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Microliver drug-test breakthrough


A “microliver” that can be used to quickly and safely test new drugs has been engineered by a team from the Massachusetts Institute of Technology (MIT).

Work at the Hepregen start-up company follows earlier MIT research that used cells and a silicon disc to produce a three-dimensional microscale liver.

Meanwhile, Massachusetts General Hospital researchers have also found a faster way to cultivate liver cells that may reduce the cost and time it takes to screen new drugs.

Says Steven Tannenbaum, an MIT professor of chemistry and toxicology: “The liver is definitely the cause of billions – multibillions – of dollars of losses by the big pharmaceutical companies.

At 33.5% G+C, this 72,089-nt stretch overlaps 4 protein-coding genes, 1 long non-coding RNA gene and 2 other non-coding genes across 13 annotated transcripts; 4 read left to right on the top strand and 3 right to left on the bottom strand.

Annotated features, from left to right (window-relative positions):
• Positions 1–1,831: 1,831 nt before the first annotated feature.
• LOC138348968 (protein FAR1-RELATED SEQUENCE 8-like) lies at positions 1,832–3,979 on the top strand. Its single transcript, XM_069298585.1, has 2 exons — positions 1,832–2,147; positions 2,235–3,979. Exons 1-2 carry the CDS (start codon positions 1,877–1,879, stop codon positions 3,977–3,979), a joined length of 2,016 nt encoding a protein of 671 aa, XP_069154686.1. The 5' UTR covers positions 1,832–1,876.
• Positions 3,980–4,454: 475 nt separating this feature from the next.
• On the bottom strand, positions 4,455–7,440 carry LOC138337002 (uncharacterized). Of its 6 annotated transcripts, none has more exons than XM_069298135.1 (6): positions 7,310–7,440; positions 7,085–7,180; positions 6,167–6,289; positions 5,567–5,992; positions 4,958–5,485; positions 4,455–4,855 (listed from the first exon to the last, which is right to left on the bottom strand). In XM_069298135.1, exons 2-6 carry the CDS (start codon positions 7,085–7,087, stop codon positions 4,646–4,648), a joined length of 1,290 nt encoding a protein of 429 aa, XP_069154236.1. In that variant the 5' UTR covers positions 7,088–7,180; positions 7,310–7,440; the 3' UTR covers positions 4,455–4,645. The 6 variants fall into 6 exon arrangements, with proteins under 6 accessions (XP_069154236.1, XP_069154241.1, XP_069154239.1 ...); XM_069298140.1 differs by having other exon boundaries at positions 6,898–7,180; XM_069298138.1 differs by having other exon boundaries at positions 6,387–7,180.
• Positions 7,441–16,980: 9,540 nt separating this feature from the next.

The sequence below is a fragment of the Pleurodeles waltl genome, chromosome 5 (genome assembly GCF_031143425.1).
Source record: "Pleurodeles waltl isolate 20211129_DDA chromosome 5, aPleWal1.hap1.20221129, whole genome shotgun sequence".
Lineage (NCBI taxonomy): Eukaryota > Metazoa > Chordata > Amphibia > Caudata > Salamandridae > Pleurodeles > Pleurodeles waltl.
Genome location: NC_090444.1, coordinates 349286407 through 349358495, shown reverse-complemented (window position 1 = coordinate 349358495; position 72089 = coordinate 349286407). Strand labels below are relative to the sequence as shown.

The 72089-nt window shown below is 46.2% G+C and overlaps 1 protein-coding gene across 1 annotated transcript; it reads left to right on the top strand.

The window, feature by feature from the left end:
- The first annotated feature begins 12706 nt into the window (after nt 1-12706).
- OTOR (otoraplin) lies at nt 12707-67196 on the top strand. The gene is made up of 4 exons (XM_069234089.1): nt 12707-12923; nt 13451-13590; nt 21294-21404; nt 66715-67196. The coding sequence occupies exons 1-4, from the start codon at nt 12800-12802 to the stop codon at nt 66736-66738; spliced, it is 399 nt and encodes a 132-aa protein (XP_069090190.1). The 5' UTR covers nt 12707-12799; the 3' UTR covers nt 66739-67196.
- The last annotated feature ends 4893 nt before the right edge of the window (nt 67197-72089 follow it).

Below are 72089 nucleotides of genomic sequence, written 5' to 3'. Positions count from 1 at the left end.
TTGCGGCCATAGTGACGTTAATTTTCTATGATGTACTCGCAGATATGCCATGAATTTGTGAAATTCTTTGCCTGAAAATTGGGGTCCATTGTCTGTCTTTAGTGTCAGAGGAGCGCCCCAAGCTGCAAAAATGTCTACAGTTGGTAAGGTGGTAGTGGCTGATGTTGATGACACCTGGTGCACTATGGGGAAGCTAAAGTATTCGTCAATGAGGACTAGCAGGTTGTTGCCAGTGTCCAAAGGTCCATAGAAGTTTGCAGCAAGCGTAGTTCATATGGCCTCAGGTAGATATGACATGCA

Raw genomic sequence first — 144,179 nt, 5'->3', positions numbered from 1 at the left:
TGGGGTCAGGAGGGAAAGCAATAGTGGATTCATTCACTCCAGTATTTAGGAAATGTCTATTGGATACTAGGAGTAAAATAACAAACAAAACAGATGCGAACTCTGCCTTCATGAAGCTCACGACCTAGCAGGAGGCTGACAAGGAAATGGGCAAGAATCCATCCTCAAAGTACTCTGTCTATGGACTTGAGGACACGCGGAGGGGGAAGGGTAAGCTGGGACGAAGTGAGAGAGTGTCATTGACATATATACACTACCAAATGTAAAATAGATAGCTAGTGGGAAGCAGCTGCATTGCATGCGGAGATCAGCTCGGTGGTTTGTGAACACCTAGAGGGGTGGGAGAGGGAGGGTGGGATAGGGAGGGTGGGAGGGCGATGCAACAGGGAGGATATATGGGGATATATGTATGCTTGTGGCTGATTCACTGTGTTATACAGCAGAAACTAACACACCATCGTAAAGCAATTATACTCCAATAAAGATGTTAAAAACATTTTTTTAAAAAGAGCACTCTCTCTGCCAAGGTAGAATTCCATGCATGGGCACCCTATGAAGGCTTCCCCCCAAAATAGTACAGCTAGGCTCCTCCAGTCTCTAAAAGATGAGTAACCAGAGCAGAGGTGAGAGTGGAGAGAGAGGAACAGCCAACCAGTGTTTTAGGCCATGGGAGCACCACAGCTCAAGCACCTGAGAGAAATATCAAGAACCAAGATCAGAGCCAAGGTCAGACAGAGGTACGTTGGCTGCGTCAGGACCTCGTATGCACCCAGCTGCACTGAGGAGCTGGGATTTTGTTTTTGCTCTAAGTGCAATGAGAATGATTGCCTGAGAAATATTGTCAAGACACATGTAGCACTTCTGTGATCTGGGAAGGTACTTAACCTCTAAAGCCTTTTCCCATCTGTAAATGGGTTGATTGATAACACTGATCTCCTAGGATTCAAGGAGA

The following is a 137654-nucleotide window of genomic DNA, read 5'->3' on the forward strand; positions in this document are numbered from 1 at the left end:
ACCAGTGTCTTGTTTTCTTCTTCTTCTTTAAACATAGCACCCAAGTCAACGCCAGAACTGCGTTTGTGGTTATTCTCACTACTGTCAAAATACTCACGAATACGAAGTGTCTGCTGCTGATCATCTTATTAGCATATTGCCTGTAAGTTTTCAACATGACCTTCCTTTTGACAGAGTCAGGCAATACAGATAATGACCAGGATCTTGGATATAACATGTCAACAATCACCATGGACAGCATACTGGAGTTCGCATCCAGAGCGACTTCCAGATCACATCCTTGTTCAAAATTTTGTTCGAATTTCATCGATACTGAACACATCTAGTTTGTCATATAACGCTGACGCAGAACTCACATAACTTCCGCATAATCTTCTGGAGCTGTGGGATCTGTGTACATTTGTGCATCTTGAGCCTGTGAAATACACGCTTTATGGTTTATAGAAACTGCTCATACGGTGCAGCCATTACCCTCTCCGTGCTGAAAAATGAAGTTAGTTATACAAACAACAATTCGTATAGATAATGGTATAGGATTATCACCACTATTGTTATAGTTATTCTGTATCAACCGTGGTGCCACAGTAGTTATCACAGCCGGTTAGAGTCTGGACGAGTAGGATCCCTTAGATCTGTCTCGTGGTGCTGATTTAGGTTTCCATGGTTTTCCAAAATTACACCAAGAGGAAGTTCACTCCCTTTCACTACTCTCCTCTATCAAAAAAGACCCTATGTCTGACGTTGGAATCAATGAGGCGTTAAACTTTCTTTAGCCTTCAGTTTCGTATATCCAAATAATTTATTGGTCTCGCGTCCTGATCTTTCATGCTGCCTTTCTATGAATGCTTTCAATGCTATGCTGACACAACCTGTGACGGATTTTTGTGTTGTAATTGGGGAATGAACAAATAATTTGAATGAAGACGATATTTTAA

“The reason is that we don’t have a good way of predicting whether these drugs are going to be toxic in humans. Some drugs show up toxic to humans in clinical trials, and others don’t show up until they’re released to the public.”

He cites the diabetes drug Rezulin, which had to be withdrawn in 2000 because of the risk of liver failure. Because the liver metabolises many medicines, it is particularly vulnerable to damage from drugs or their by-products.

Copyright Press Association 2009


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